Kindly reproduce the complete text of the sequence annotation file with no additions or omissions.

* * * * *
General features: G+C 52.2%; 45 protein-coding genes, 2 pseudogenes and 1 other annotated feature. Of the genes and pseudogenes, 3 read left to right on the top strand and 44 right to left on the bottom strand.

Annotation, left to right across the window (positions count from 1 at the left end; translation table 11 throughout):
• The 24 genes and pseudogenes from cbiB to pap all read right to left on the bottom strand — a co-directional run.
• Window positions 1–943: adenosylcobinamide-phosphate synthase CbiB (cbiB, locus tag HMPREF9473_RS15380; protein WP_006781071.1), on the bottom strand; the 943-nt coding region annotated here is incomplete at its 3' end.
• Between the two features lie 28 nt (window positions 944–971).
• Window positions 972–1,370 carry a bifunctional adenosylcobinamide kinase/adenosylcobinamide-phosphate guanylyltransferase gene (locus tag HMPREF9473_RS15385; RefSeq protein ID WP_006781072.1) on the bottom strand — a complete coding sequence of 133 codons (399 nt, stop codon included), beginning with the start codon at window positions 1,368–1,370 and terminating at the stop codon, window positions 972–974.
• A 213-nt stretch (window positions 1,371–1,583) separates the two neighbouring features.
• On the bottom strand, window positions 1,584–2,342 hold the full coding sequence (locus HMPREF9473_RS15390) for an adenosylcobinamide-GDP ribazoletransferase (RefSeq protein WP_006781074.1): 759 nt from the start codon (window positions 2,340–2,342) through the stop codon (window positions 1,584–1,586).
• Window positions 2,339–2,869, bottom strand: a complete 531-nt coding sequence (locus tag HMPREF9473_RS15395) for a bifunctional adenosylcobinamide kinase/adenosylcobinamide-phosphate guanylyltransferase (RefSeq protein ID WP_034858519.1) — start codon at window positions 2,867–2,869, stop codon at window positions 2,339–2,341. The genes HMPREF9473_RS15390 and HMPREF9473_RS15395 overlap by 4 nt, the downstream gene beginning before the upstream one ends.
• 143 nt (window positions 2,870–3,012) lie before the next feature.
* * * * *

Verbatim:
General features: G+C 52.2%; 45 protein-coding genes, 2 pseudogenes and 1 other annotated feature. Of the genes and pseudogenes, 3 read left to right on the top strand and 44 right to left on the bottom strand.

Annotation, left to right across the window (positions count from 1 at the left end; translation table 11 throughout):
• The 24 genes and pseudogenes from cbiB to pap all read right to left on the bottom strand — a co-directional run.
• Window positions 1–943: adenosylcobinamide-phosphate synthase CbiB (cbiB, locus tag HMPREF9473_RS15380; protein WP_006781071.1), on the bottom strand; the 943-nt coding region annotated here is incomplete at its 3' end.
• Between the two features lie 28 nt (window positions 944–971).
• Window positions 972–1,370 carry a bifunctional adenosylcobinamide kinase/adenosylcobinamide-phosphate guanylyltransferase gene (locus tag HMPREF9473_RS15385; RefSeq protein ID WP_006781072.1) on the bottom strand — a complete coding sequence of 133 codons (399 nt, stop codon included), beginning with the start codon at window positions 1,368–1,370 and terminating at the stop codon, window positions 972–974.
• A 213-nt stretch (window positions 1,371–1,583) separates the two neighbouring features.
• On the bottom strand, window positions 1,584–2,342 hold the full coding sequence (locus HMPREF9473_RS15390) for an adenosylcobinamide-GDP ribazoletransferase (RefSeq protein WP_006781074.1): 759 nt from the start codon (window positions 2,340–2,342) through the stop codon (window positions 1,584–1,586).
• Window positions 2,339–2,869, bottom strand: a complete 531-nt coding sequence (locus tag HMPREF9473_RS15395) for a bifunctional adenosylcobinamide kinase/adenosylcobinamide-phosphate guanylyltransferase (RefSeq protein ID WP_034858519.1) — start codon at window positions 2,867–2,869, stop codon at window positions 2,339–2,341. The genes HMPREF9473_RS15390 and HMPREF9473_RS15395 overlap by 4 nt, the downstream gene beginning before the upstream one ends.
• 143 nt (window positions 2,870–3,012) lie before the next feature.